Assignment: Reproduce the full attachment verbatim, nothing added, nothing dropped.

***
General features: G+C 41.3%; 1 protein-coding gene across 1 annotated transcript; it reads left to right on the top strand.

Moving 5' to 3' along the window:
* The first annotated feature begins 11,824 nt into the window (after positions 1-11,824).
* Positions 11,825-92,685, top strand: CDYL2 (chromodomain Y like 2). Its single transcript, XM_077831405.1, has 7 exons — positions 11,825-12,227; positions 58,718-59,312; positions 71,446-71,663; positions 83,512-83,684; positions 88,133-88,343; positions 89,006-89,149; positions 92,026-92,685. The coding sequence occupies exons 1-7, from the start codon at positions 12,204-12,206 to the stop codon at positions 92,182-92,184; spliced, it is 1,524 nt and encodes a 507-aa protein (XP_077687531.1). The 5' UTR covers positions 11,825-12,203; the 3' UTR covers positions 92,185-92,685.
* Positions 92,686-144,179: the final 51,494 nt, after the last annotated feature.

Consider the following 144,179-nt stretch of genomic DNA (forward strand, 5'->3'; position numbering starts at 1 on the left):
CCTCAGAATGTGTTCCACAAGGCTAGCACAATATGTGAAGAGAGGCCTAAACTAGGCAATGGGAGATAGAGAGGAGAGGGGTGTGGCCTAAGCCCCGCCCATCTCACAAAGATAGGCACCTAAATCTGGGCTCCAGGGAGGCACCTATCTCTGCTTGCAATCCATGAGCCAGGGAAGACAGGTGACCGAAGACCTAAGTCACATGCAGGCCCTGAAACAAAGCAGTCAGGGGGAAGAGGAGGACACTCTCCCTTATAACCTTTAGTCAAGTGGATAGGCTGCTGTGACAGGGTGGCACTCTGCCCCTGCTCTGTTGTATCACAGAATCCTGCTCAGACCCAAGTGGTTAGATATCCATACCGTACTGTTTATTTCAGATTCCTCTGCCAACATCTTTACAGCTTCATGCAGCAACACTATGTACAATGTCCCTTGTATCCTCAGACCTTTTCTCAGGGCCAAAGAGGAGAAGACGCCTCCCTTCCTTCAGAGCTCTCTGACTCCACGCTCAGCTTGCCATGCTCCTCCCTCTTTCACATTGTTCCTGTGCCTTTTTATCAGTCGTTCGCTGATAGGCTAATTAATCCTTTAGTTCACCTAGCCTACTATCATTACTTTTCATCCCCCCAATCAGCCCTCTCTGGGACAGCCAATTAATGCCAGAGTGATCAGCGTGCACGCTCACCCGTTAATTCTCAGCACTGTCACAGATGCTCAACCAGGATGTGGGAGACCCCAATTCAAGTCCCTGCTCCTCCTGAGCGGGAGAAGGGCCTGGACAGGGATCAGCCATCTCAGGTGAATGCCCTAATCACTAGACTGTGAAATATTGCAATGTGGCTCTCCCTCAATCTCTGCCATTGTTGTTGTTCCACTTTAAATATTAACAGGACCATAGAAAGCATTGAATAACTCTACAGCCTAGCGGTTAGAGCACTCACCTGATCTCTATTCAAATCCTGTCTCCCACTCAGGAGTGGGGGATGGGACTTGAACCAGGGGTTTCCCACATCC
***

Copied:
General features: G+C 41.3%; 1 protein-coding gene across 1 annotated transcript; it reads left to right on the top strand.

Moving 5' to 3' along the window:
* The first annotated feature begins 11,824 nt into the window (after positions 1-11,824).
* Positions 11,825-92,685, top strand: CDYL2 (chromodomain Y like 2). Its single transcript, XM_077831405.1, has 7 exons — positions 11,825-12,227; positions 58,718-59,312; positions 71,446-71,663; positions 83,512-83,684; positions 88,133-88,343; positions 89,006-89,149; positions 92,026-92,685. The coding sequence occupies exons 1-7, from the start codon at positions 12,204-12,206 to the stop codon at positions 92,182-92,184; spliced, it is 1,524 nt and encodes a 507-aa protein (XP_077687531.1). The 5' UTR covers positions 11,825-12,203; the 3' UTR covers positions 92,185-92,685.
* Positions 92,686-144,179: the final 51,494 nt, after the last annotated feature.

Consider the following 144,179-nt stretch of genomic DNA (forward strand, 5'->3'; position numbering starts at 1 on the left):
CCTCAGAATGTGTTCCACAAGGCTAGCACAATATGTGAAGAGAGGCCTAAACTAGGCAATGGGAGATAGAGAGGAGAGGGGTGTGGCCTAAGCCCCGCCCATCTCACAAAGATAGGCACCTAAATCTGGGCTCCAGGGAGGCACCTATCTCTGCTTGCAATCCATGAGCCAGGGAAGACAGGTGACCGAAGACCTAAGTCACATGCAGGCCCTGAAACAAAGCAGTCAGGGGGAAGAGGAGGACACTCTCCCTTATAACCTTTAGTCAAGTGGATAGGCTGCTGTGACAGGGTGGCACTCTGCCCCTGCTCTGTTGTATCACAGAATCCTGCTCAGACCCAAGTGGTTAGATATCCATACCGTACTGTTTATTTCAGATTCCTCTGCCAACATCTTTACAGCTTCATGCAGCAACACTATGTACAATGTCCCTTGTATCCTCAGACCTTTTCTCAGGGCCAAAGAGGAGAAGACGCCTCCCTTCCTTCAGAGCTCTCTGACTCCACGCTCAGCTTGCCATGCTCCTCCCTCTTTCACATTGTTCCTGTGCCTTTTTATCAGTCGTTCGCTGATAGGCTAATTAATCCTTTAGTTCACCTAGCCTACTATCATTACTTTTCATCCCCCCAATCAGCCCTCTCTGGGACAGCCAATTAATGCCAGAGTGATCAGCGTGCACGCTCACCCGTTAATTCTCAGCACTGTCACAGATGCTCAACCAGGATGTGGGAGACCCCAATTCAAGTCCCTGCTCCTCCTGAGCGGGAGAAGGGCCTGGACAGGGATCAGCCATCTCAGGTGAATGCCCTAATCACTAGACTGTGAAATATTGCAATGTGGCTCTCCCTCAATCTCTGCCATTGTTGTTGTTCCACTTTAAATATTAACAGGACCATAGAAAGCATTGAATAACTCTACAGCCTAGCGGTTAGAGCACTCACCTGATCTCTATTCAAATCCTGTCTCCCACTCAGGAGTGGGGGATGGGACTTGAACCAGGGGTTTCCCACATCC